“The era of ‘bantam progressivism’, the solidarity, and sense of togetherness, in the wake of the Fire meant that the club would never be quite the same again. And while the success of the club on the field has waxed and waned, Bradford City, and in particular its supporters, has never returned to being just another run of the mill club.
“In truth we may not be all that different from fans at a whole host of clubs, but the important thing is that WE think that we are different. It is the stories we tell to ourselves that can shape the culture of the football club.
“City’s appearance in the 2013 League Cup Final was probably one of the most insane football stories of all time. Doubly so given the enormous financial imbalances of modern football. Our cup dream illustrated the soft underbelly of modern football. Faced with heart, passion and desire our Premier League opponents wilted.
“It was notable that the club who felled us at the final fence was Swansea City – a club who knew exactly what it was like to be in our position, a club that was desperate to win its first piece of silverware and a club whose guard of honour at the final whistle wasn’t some patronising empty gesture. They got it.
“Just two years later we are at it again. Whatever happens in the quarter-final, the FA Cup run has been another incredible adventure. Parkinson has done it again, and in doing so he has ensured that Bradford City will be remembered as one of THE great cup teams of all time.”
John Wade is similarly enthused about the current era, although he rates the late-90s Premiership promotion team as the best ability wise. “The 1980s teams were, of course, dear to us because of the fire and the fact that Stuart McCall played for them. The 2012-15 teams will never be forgotten because of the giant-killings. How can a lower league team defeat both Arsenal and Chelsea, as well as Wigan, Villa and Sunderland?
“But I have to say that 1998-2000 really has the edge. I have always believed that Jewell would have kept City in the top flight had he not left.”
John Dewhirst believes that the 12-year decline that the club endured prior to 2012 gives the recent success greater perspective. “In 2011 I organised the Glorious 1911 centenary dinner at the Midland Hotel and at the time it felt as though the glory years would never return and that all we had was a long distant history.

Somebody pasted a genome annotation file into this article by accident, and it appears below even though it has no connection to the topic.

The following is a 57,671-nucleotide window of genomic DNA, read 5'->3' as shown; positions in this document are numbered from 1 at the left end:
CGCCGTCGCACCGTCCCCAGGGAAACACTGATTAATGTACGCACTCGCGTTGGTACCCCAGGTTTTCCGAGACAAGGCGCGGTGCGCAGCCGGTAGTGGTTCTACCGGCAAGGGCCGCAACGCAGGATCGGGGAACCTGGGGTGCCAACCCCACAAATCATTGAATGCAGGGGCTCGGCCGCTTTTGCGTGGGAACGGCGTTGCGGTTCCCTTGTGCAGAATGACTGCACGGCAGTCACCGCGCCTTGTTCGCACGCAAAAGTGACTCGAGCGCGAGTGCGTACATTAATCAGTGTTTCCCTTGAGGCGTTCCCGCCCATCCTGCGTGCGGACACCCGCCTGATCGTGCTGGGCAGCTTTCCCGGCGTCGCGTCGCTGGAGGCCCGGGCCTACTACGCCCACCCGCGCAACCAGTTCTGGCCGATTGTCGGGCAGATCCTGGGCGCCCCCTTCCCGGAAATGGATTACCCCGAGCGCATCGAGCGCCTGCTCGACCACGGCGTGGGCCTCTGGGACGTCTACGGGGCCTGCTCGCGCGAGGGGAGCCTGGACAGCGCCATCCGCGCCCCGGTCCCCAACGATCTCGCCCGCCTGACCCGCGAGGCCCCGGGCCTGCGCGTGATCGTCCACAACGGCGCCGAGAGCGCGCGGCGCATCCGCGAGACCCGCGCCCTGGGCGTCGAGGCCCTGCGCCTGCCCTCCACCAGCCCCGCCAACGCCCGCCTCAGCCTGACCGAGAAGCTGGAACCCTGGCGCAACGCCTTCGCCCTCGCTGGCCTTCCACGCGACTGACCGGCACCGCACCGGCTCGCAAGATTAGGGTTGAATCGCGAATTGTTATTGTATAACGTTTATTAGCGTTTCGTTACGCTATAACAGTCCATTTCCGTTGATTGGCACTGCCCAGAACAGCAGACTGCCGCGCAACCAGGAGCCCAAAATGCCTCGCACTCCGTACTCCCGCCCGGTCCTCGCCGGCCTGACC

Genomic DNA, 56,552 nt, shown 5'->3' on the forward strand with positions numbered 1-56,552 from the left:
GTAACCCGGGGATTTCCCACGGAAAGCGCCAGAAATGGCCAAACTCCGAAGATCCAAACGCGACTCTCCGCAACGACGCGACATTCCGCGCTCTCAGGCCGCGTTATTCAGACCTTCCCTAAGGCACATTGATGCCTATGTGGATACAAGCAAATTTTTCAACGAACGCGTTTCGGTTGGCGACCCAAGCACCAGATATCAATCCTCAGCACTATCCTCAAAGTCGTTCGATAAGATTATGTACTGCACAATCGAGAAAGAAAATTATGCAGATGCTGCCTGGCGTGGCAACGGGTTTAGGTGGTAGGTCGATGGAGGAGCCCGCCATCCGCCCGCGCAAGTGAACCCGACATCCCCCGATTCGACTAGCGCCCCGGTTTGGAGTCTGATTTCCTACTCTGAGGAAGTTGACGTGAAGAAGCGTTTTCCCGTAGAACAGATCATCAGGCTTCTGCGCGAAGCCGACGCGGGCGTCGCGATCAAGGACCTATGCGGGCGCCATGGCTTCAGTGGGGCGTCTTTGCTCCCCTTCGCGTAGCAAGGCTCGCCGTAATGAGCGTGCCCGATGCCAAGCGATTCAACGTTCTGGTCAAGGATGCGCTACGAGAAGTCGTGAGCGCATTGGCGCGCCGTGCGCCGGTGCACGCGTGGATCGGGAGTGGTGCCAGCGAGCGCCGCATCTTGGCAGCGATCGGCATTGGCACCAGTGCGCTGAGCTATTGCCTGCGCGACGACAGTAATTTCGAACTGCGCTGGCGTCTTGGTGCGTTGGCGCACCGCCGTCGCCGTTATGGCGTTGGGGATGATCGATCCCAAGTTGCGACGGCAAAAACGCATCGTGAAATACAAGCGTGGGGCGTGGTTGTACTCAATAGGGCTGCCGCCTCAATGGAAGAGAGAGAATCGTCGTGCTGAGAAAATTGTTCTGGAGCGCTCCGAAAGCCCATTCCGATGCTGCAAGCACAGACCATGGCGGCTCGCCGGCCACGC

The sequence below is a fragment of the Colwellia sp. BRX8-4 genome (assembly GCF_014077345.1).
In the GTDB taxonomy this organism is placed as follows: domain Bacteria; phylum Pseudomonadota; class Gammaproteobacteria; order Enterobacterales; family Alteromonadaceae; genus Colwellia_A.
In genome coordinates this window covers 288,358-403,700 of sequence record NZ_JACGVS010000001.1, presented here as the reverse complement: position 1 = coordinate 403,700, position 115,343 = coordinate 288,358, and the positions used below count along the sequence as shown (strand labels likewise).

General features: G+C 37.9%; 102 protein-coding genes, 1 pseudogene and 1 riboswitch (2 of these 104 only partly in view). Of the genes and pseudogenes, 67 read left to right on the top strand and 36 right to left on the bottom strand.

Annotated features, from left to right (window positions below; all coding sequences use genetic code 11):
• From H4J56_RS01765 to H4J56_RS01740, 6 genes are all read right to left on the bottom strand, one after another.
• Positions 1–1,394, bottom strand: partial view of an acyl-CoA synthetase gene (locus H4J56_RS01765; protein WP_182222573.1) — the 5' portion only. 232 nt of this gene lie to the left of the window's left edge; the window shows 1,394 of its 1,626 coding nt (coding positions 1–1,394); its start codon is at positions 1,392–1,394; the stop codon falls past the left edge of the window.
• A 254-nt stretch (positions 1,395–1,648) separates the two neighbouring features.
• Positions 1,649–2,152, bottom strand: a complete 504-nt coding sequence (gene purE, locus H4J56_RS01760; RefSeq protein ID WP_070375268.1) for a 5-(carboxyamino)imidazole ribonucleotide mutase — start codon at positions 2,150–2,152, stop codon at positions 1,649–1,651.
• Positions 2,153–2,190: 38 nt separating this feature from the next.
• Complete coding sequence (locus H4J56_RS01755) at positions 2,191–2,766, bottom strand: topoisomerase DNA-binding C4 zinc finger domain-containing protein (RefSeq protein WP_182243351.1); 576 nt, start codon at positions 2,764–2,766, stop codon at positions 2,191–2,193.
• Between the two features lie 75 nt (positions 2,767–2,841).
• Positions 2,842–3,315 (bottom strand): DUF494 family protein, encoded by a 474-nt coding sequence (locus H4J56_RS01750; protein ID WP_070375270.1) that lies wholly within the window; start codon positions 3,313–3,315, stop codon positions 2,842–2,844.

“The recent success has been all the more satisfying because it came from the depths of despair and few of us expected it.
“I guess that the 1910s has always had a magic because it was such a glory era, but the achievements of the last few years are no less significant or momentous – in some ways against greater odds.”
Prior to 2012, most supporters were split between Blackpool 1996 or Wolves 1999 as the best City match they had ever attended. Now, that debate can be widened to include Villa Park, the Wembley play off final, and Stamford Bridge.
David was at all of these matches and is in no doubt over which is the greatest. “The Chelsea match topped the lot. To come from 2-0 down at probably one of the top three clubs in Europe to, not just beat, but to thrash Chelsea, was mind-blowing.
“Chelsea were the Premier League leaders, with a 100% home record, they’d just thrashed the team that demolished us in the League Cup Final 5-0 away from home, they had £100m worth of substitutes on the bench … the stats just keep coming. It was completely bonkers but completely deserved. One of the greatest FA Cup matches of all time.”
John Wade has his own top six all-time City games, spanning different eras. “Although Chelsea was the best game ever, I personally am only commenting on the games I saw. Firstly, Burnley at home in the FA Cup fifth round in 1960. Burnley were champions that year, and only equalised in the last minute.
“Then there was Arsenal at home in 1999. To have reached the pinnacle of English football, playing Arsenal on level terms and actually winning was a real highlight. The Cup Final against Swansea in 2013 – in spite of the result – speaks for itself. It was the highlight of my City career.
“Charlton Athletic in the penultimate match of 1997, the day of Tony Blair’s first election win. City needed to win their last two matches to stay up. Charlton blitzed us, we hung on, we stayed up. Probably the most exciting football match I have ever seen. There is also Sunderland a few weeks ago, which I need not comment.
“City almost went out of business in 2004. They survived and their first match was a friendly against Harrogate Town. Wayne Jacobs played and Colin Todd was the manager. The 5-0 winning result was immaterial – there were a lot of City fans there, and the experience of seeing them play when I thought I never would do again was emotional.”
In part two, the panel continue to compare the present with the past by looking at players, chairmen and atmosphere around the club.